Microtransactions in Engineering
“Famous quotes about Engineering are, annoyingly, mostly centered on individuals and not the team.” - Buster Myers
Several years ago I was an Integrated Product Team (IPT) lead for a subsystem that was being designed for integration and operation in satellites. My perception from past work with Bill, the assigned lead subsystems engineer, was that he didn’t freely share important information. My perception had been created in a previous project where he had finished design, assembly, integration, test, and moved on to another project. Tribal knowledge went with him, and I needed it to succeed at my job. I would set up formal meetings and send detailed data sheets with questions and, in my opinion, these were ignored or rushed; I ended up writing him off and going it alone. With this new project, in a fit of brilliance on my part (not really—office space was scarce) I put us both in a shared office. We were in there for maybe 15 minutes together before there was an interruption at the door: “Bill, sorry but this should only take a few minutes. Can you help me with…” Bill tore his concentration away from everything (and me) and placed it on the person at the door; he listened intently and in that single conversation he both learned and taught. It was the most useful engineering conversation I had seen at the company, and it really did only last a few minutes. With three more such engagements over the next half-hour with different systems and subsystems engineers, I realized that I had never, ever just stood in Bill’s door to ask him my questions and dammit I should have.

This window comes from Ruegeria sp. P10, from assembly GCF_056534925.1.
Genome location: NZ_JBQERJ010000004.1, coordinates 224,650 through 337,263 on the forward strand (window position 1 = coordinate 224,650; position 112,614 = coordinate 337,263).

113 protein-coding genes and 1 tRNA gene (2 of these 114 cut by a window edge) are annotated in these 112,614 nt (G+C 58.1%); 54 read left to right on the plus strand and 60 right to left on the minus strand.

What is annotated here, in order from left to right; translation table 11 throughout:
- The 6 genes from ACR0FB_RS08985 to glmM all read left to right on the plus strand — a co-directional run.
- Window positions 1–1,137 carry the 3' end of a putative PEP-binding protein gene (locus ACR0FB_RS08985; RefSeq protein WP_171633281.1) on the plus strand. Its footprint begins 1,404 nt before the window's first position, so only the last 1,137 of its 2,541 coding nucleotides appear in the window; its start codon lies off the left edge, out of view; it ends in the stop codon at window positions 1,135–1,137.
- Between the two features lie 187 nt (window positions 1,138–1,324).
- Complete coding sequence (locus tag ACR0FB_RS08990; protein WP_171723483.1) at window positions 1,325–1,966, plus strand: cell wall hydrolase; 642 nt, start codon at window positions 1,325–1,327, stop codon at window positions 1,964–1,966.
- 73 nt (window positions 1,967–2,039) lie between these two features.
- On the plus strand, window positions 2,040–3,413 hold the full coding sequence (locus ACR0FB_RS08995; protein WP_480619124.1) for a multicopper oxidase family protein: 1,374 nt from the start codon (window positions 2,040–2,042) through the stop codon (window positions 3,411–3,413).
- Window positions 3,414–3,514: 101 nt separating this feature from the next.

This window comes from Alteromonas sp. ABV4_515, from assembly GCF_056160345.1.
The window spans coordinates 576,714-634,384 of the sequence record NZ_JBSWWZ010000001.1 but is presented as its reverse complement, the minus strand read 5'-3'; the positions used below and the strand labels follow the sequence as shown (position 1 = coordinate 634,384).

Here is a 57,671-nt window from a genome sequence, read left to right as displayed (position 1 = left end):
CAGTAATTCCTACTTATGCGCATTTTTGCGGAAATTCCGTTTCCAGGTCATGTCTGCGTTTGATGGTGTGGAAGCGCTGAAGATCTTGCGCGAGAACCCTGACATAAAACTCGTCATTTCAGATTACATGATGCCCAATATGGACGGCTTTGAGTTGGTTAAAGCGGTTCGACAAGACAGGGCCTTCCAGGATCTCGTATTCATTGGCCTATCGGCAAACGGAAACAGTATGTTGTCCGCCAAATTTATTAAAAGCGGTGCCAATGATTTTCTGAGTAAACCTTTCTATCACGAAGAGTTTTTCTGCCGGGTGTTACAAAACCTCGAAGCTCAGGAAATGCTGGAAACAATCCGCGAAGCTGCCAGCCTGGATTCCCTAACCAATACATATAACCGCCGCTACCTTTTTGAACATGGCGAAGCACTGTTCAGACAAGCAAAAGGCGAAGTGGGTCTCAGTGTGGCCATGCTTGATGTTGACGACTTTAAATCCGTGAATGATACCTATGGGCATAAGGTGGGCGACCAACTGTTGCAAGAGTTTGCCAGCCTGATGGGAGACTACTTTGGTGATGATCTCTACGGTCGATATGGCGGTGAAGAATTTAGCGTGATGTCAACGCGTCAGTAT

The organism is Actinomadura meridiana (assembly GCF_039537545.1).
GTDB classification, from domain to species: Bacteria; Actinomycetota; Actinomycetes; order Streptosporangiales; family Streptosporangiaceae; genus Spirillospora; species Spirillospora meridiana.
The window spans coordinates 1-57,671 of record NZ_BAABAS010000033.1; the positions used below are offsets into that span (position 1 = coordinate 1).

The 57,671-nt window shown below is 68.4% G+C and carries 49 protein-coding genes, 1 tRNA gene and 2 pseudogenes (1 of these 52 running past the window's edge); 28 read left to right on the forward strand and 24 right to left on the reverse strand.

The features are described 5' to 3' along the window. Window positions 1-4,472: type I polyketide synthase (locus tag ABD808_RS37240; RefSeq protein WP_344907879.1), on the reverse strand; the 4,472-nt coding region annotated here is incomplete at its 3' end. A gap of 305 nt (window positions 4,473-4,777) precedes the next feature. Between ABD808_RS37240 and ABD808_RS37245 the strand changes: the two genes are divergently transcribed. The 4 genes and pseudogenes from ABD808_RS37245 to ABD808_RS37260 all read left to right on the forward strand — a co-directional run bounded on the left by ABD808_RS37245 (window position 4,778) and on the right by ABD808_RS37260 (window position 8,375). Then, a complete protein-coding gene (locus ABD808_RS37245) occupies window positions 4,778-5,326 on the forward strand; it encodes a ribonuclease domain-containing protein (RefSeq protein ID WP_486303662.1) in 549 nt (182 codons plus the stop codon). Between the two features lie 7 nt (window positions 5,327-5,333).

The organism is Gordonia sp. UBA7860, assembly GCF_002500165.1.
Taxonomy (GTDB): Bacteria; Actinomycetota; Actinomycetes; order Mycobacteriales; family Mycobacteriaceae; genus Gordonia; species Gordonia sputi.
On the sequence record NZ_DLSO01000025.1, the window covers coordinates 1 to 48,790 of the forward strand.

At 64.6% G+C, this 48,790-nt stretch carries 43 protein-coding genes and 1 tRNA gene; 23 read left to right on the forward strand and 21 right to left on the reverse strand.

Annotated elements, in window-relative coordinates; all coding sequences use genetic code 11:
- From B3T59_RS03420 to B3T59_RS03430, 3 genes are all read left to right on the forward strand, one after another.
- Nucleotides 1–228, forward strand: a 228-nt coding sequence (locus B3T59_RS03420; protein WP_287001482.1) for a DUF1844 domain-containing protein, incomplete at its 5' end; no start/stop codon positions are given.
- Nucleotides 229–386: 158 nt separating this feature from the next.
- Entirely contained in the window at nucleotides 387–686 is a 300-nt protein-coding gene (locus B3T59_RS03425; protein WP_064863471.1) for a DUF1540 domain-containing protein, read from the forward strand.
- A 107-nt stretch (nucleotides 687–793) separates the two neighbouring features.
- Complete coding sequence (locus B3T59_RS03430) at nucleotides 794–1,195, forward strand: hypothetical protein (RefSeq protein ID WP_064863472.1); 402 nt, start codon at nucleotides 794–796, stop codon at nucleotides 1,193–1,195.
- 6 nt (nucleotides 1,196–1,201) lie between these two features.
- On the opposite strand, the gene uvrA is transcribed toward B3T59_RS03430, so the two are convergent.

A few things came immediately to light from my experience with Bill: 1) Bill was a master of his craft, more competent at this subsystem than I could ever be; 2) He loved to communicate and share information; 3) the formal structures for communication I tended to prefer at the time were a complete waste of time for pretty much everyone. He worked requirements, interfaces, staffing challenges, configuration control; he worked everything in and outside the systems engineering “V.” In meetings I would hear language like, “Bill and I worked that out already,” or “remember we talked about this last week and decided we were not going in that direction,” or “let’s use this meeting to work out the implementation details.” I can’t imagine how many formal meetings did not happen because of these microtransactions. Despite my need for structure and my propensity to try to design organizations for optimal communication, people in the engineering org were getting it done. Bill’s method for collaboration then became my model, and then “management by walking around” finally made perfect sense to me. It also made sense to me why Bill thought my prior requests for 30-minute blocks to answer 1-2-minute questions was met with ambivalence and frustration.